American singer Anita Pointer, who enjoyed success with her sisters in the rhythm and blues group “Pointer Sisters” in the 1970s and 1980s, died of cancer on Saturday at the age of 74, her agent announced.
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“I am saddened to announce that my Grammy Award-winning client Anita Pointer has passed away after a heroic battle with cancer,” Roger Neill posted on Instagram.
He died on New Year’s Eve at his home in Los Angeles, surrounded by his family, he told CNN.
“While deeply saddened by the loss of Anita, we are comforted and relieved to know that she is now with her daughter Jada and her sisters June and Bonnie,” the Pointer family said in a statement.
Based in Oakland, California, the group was originally formed by Anita and her sisters June (died April 2006), Bonnie (died June 2020) and later Ruth. They began singing at the church their father pastored in Oakland.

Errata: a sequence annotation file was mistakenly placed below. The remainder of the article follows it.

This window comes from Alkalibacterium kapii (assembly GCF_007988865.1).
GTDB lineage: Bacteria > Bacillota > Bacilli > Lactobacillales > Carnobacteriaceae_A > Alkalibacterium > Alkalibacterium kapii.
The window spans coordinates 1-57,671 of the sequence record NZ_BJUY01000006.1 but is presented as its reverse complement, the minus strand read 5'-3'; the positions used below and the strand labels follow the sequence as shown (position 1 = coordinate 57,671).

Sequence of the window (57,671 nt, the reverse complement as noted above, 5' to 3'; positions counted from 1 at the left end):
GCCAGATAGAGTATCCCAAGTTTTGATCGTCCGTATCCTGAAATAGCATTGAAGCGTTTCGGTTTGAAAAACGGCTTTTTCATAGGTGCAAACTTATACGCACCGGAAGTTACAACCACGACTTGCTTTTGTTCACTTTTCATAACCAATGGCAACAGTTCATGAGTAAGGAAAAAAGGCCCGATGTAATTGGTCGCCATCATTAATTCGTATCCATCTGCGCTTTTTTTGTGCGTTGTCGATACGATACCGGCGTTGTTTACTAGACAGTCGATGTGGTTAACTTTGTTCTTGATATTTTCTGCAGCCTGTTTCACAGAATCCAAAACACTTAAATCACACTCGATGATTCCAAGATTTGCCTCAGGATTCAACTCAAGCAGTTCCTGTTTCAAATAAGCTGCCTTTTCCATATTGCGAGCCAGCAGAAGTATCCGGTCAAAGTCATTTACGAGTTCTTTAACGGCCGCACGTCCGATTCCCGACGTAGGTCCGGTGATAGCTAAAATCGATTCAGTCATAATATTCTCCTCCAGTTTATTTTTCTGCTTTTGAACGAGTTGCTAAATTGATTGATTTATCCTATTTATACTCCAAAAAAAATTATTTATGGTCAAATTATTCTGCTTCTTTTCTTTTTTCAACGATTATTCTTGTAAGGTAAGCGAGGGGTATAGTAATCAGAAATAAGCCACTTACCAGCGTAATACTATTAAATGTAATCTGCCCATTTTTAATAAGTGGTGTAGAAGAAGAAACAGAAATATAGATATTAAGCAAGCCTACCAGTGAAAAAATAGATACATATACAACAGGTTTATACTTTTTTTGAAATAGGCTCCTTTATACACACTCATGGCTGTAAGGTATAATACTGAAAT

The Pointer Sisters, initially marked by jazz, bebop and gospel, released their debut album in 1973 and won three Grammy Awards during their career. Their foray into country music in 1975 with the song “Fairytale” earned them a No. 1 spot, and they were inducted into the Grand Ole Opry’s Hall of Fame in Nashville, the first for black artists.
The band grew to three members after Bonnie left in 1977 to pursue a solo career.
That didn’t stop the Pointer sisters from ramping up their hits in the early 1980s — “Fire,” “He’s So Shy,” “Slow Hand” or “I’m So Excited” –, a talent oscillating between nods. Skate and disco in the 1940s.
Although their popularity waned in the late 1980s, the Pointer sisters continued to perform in concert. June Pointer left the group in 2004 and was replaced by Ruth’s daughter Isa.
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